ExxonMobil’s Permian interest unlikely to produce M&A gusher

Data InsightDealspeak 15 May

ExxonMobil’s Permian interest unlikely to produce M&A gusher

ExxonMobil’s [NYSE:XOM] reported interest in Pioneer Natural Resources [NYSE:PXD], coupled with a greater desire for energy security after Russia’s Ukraine invasion, initially sparked hopes of a blowout in dealmaking.

But such a mega transaction in the Permian Basin — Pioneer holds the largest contiguous acreage there — is unlikely to trigger a wave of M&A activity because a valuation gap persists between buyers and sellers, said oil industry executives and advisors.

No broad consensus exists about the future of oil and gas prices, according to Stephen Szalkowski, an energy-focused partner at Latham & Watkins. Potential sellers tend to believe prices have stabilized and guarantee a steady source of cash flow, whereas buyers expect continued market volatility, he said.

On top of that, most upstream companies continue to focus on profitability instead of growth following the US shale industry’s booms and busts between 2010 and 2020. US shale properties have become cash-generating assets that help fund share buybacks and dividends, John Rielly, CFO of Hess Corporation [NYSE:HES], said last month at an energy industry event in Toronto.

“The Permian is the best and cheapest basin in the world,” Szalkowski said of a resource where producers can break even at USD 20 oil. “Why would companies sell those assets?”

The limited availability of Permian targets has made dealmaking there “incredibly competitive,” added Zach Fenton, president and co-founder of UpCurve Energy.

Running dry

Since reaching a high in 2018, M&A activity in North America’s upstream and midstream oil and gas sector has dropped annually to 89 deals worth USD 63.1bn last year, according to Mergermarket data. Those are the lowest levels since 2016, when an oil price plunge led to several bankruptcies.

Compounded by another oil price collapse at the start of the pandemic – and more bankruptcies – many banks and alternative lenders such as HPS Investment Partners and Blackstone Credit pulled out of the sector, leaving fewer financing options.

Only about 15 lenders actively service the industry today, down from 30-40 banks a decade ago, making it a lot harder to finance USD 2bn-plus deals than before, said one bank lender. When making acquisitions, upstream companies such as Chesapeake Energy [CHK.O], which paid USD 2.76bn in cash and stock for Chief E&D last year, “are not putting in a lot of debt,” any more, said the lender. Many now keep leverage levels to below 1x EBITDA from 3x to 4x a few years ago.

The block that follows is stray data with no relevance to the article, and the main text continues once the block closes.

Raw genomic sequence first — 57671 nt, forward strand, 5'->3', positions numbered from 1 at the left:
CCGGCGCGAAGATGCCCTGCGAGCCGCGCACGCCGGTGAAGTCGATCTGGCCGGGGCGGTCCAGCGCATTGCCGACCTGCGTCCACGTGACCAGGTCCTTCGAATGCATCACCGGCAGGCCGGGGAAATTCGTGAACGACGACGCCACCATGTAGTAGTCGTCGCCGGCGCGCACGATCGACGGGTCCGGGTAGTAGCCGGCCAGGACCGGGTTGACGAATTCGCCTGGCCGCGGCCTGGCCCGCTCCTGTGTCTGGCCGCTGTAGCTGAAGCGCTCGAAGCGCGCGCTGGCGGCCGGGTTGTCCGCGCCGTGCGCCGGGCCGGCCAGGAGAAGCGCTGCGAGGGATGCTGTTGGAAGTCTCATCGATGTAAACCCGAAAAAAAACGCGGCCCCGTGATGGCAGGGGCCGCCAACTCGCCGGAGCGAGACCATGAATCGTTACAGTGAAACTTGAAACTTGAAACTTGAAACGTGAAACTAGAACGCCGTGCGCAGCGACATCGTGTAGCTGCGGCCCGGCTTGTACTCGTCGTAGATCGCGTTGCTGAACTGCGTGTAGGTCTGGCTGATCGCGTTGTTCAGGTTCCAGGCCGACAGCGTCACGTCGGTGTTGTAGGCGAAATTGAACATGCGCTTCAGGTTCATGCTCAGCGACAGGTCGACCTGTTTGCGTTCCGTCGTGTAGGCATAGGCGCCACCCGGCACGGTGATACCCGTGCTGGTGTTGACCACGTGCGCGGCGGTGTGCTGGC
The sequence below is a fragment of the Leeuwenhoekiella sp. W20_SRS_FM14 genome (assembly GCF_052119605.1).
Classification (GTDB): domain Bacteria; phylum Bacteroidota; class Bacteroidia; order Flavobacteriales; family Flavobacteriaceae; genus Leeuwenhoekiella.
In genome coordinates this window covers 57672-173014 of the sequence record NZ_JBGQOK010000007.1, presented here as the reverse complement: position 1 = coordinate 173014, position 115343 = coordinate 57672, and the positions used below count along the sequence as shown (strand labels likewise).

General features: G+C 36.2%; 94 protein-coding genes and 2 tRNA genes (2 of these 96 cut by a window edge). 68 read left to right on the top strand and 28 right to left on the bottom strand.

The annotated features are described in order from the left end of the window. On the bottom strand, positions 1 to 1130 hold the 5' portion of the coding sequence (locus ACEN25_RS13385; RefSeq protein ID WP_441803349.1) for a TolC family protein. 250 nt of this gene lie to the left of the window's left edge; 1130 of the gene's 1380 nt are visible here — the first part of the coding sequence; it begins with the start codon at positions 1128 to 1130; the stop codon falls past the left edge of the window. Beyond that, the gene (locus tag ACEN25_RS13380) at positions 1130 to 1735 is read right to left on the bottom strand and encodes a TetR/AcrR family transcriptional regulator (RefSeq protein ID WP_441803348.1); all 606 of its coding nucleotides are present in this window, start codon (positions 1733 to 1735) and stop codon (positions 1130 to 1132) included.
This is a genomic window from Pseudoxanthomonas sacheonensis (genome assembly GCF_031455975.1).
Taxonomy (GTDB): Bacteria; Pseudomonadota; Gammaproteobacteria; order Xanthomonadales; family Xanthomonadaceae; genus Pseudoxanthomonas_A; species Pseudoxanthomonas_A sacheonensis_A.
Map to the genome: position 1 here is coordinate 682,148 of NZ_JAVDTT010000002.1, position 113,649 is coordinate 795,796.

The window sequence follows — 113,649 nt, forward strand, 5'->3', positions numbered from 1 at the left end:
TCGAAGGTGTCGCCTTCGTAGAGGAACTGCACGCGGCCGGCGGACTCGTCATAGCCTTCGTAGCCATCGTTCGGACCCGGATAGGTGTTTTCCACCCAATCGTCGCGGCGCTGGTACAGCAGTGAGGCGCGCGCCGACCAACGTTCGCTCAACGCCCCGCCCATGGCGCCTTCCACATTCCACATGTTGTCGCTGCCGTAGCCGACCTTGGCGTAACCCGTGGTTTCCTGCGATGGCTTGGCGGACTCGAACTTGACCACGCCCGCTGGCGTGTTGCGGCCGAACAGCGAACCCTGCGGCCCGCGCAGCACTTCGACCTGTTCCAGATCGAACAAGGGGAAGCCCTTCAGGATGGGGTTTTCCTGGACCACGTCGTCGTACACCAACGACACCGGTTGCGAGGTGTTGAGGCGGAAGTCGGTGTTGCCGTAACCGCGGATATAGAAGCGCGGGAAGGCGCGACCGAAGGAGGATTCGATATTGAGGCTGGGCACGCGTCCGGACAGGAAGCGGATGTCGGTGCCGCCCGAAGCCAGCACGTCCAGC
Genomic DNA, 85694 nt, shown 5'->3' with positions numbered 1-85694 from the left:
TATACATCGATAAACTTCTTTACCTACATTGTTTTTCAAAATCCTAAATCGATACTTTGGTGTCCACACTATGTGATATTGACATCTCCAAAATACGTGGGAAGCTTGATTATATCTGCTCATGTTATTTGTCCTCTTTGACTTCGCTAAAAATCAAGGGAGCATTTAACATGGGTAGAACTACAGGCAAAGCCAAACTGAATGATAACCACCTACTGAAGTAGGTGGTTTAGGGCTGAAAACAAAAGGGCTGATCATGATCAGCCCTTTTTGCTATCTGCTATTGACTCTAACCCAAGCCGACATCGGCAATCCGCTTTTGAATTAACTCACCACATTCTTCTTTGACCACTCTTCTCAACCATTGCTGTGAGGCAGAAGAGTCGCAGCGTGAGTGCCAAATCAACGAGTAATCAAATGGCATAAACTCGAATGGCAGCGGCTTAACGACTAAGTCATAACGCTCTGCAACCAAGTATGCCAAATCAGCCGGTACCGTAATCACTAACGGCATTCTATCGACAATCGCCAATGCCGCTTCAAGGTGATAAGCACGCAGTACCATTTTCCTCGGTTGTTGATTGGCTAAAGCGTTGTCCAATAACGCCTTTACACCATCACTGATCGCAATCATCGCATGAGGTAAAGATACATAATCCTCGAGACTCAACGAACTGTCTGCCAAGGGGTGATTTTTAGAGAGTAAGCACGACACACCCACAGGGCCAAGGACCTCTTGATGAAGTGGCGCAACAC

Midstream bright spot

Any dealmaking is likely to be in the midstream sector. A portion of the pipelines and storage facilities in the Permian Basin were built and are owned by private equity firms that are at the end of their investment cycles and might be looking to exit, said Vern Yu, Enbridge’s [NYSE:ENB] then CFO, at the Toronto energy event.

Midstream buyouts jumped from USD 2.1bn in 2017 to USD 15.6bn in 2019, only to drop to USD 3bn in 2020 at the onset of COVID-19, according to Mergermarket data. Midstream dealmaking overall, which also includes acquisitions by strategics, hit a peak of 57 transactions in 2017 and USD 92.9bn worth of deals in 2018, before tailing off.

Potential buyers of Permian Basin midstream assets are mainly large midstream companies, an energy-focused banker said. Enbridge, for example, is one company seeking such assets.

Realistic multiples for US midstream assets hover around 4x-5x EBITDA, compared with the historic 7x-9x, as the collapse of Master Limited Partnerships (MLPs) means there is no longer a ready-made group of buyers with available capital, the energy-focused banker said.

Additionally, some midstream assets are not large pieces of infrastructure or long-haul pipelines that can demand take-or-pay or long-term contracts and instead depend on local drilling and production, making them “harder to value,” the banker said.

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